As I've written before, I've been a long time attendee to VMworld (if you count EMEA events separately, this is my 15th VMworld). I have to say that the VMworld 2018 Day 1 Keynote potentially had the biggest impact on the industry I have ever seen from the show.
So what was this announcement? Well, among a plethora of announcements that would normally take the headline was the announcement of Amazon Web Services (AWS) Relational Database Service (RDS) on VMware. The partnership between AWS and VMware was already daunting for cloud competitors, bringing together the leader in on-premises infrastructure software and the leader in public cloud services. But the partnership has mostly been one of simple integration, running VMware ESX servers in AWS and extending customer on-premises networks into AWS networks.
But this new announcement is dramatically different for three reasons. First, this announcement is the first move by AWS to bring AWS cloud services to on-premises servers. A move by AWS to on-premises and hybrid cloud has been the worry for most traditional on-premises vendors. By acknowledging the need for on-premises services and enabling relational databases, AWS is putting a stake in the ground for its future offerings and fundamentally changing the hybrid cloud market.
Second, the choice to deliver these new AWS on-premises services on VMware is very significant. Just a few years ago, many in the industry were questioning the role for VMware, both for ESX and for the company itself, in a world with increasing use of public cloud. VMware has consistently maintained that it is the on-premises platform for cloud and this new announcement, as well the announcement by Google for Google Kubernetes Engine (GKE) On-prem for VMware, seemingly is validation of that approach.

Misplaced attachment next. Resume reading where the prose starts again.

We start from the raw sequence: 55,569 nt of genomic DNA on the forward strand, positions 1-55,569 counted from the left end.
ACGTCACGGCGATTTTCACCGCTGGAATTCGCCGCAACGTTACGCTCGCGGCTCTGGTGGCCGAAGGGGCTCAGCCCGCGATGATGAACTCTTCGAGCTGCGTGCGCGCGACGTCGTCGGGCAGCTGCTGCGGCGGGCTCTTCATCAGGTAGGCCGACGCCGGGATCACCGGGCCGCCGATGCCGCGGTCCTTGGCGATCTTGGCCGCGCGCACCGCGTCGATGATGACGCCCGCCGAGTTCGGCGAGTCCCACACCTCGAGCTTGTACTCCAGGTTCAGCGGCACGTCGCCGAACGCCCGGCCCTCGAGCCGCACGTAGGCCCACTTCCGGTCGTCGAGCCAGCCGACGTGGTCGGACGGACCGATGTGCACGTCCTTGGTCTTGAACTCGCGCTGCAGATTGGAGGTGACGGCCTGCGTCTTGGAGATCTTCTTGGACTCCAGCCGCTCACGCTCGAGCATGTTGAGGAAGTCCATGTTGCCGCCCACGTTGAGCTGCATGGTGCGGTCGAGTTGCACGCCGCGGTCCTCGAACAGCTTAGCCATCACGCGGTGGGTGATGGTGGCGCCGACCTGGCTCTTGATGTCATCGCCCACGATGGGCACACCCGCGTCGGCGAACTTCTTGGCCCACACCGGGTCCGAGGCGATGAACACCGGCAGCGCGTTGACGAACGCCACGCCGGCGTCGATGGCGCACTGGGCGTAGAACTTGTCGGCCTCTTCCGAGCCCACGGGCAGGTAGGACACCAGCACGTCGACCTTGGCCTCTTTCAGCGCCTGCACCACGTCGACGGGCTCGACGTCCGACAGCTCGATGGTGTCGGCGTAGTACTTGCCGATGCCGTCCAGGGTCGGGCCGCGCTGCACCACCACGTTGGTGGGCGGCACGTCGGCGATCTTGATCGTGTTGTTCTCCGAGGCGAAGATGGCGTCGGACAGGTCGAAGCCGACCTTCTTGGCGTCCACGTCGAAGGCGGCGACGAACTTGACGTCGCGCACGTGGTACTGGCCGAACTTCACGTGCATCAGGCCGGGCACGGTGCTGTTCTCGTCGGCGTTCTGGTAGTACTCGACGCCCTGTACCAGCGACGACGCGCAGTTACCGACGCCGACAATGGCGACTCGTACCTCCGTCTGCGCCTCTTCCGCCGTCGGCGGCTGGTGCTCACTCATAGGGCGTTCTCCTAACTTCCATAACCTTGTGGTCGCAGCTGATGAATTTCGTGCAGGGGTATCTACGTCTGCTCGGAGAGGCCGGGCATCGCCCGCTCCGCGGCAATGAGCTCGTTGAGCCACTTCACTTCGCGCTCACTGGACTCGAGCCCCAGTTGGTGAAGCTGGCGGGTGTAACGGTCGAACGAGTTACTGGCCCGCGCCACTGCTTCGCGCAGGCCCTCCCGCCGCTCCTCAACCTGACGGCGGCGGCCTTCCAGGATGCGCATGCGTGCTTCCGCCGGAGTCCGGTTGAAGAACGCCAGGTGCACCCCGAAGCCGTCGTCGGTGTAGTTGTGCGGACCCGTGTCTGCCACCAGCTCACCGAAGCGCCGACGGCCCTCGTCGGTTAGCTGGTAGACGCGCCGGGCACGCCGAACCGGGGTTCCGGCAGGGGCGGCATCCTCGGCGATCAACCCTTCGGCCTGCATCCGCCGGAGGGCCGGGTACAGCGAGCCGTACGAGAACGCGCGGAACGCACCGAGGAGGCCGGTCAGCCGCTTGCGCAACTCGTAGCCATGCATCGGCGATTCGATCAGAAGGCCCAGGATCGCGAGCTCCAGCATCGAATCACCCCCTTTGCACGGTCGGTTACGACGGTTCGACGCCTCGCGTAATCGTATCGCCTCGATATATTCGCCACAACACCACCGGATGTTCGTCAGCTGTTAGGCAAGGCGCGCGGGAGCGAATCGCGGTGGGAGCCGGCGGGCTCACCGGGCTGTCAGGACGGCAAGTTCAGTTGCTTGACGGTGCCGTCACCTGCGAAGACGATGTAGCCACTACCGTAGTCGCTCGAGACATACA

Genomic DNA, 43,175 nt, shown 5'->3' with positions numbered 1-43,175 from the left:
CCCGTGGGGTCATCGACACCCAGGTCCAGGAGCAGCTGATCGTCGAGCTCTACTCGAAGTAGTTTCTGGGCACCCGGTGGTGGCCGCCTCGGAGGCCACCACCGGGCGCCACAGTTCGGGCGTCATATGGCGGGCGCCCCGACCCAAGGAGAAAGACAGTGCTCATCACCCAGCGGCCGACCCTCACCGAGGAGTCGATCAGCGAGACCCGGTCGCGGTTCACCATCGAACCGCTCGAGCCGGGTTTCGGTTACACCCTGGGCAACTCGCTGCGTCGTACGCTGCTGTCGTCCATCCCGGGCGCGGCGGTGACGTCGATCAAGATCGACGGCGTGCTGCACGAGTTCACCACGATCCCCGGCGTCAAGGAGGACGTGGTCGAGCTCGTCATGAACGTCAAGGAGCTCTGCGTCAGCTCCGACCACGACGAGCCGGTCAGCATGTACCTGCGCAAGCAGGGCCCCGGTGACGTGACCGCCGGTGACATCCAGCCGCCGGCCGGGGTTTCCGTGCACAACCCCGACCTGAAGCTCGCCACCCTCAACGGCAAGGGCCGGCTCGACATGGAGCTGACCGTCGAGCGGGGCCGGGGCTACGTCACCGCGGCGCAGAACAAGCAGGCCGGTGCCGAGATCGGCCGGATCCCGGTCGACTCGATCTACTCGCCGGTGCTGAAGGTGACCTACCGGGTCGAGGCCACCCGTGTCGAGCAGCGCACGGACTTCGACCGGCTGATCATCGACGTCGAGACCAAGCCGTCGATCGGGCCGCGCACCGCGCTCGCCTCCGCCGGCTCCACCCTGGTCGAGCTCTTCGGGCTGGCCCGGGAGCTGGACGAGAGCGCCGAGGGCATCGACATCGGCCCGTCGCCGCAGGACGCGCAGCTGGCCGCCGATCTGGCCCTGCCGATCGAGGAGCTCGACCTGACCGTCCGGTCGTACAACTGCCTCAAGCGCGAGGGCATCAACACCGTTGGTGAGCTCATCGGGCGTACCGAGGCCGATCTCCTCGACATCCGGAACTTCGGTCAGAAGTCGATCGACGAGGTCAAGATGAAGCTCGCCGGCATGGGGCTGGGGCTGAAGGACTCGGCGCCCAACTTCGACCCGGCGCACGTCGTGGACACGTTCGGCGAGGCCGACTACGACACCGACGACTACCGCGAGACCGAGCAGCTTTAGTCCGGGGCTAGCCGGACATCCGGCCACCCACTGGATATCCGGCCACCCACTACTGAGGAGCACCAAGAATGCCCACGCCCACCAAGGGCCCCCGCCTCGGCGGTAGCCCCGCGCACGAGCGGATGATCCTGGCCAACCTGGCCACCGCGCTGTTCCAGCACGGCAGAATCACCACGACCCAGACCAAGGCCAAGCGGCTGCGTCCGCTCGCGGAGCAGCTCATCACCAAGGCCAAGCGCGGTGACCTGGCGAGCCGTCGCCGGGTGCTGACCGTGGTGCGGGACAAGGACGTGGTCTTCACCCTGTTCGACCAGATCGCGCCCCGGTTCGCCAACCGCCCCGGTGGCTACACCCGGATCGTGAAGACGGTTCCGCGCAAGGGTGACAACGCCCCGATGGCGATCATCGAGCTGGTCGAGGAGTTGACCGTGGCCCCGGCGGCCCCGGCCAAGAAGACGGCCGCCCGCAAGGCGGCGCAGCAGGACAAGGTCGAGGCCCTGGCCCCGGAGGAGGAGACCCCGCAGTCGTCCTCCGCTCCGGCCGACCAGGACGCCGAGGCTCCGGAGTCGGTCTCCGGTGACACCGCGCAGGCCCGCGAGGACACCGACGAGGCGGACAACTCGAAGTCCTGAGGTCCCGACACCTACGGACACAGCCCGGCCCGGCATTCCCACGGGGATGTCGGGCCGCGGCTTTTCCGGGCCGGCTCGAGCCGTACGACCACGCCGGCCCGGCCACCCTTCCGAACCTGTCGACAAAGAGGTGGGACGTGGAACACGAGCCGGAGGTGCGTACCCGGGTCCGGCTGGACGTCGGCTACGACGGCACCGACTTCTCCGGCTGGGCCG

Finally, this new offering from AWS and VMware is the first time we have seen the partnership become a two-way partnership, as Pat Gelsinger described it as part of the announcement. I have long expected more of a two-way partnership, where AWS would use the partnership to land its services in VMware's strong on-premises customer base, in addition to VMware using AWS to provide a common infrastructure platform based on ESX. This means that AWS is not just entering into the on-premises part of hybrid cloud but is leveraging VMware's existing install base to land AWS services.
The end result is that there has been a fundamental shift in the hybrid cloud world and we should look to see how the other hyperscale clouds and on-premises vendors reacts and whether we see some additional, closer partnerships as a result.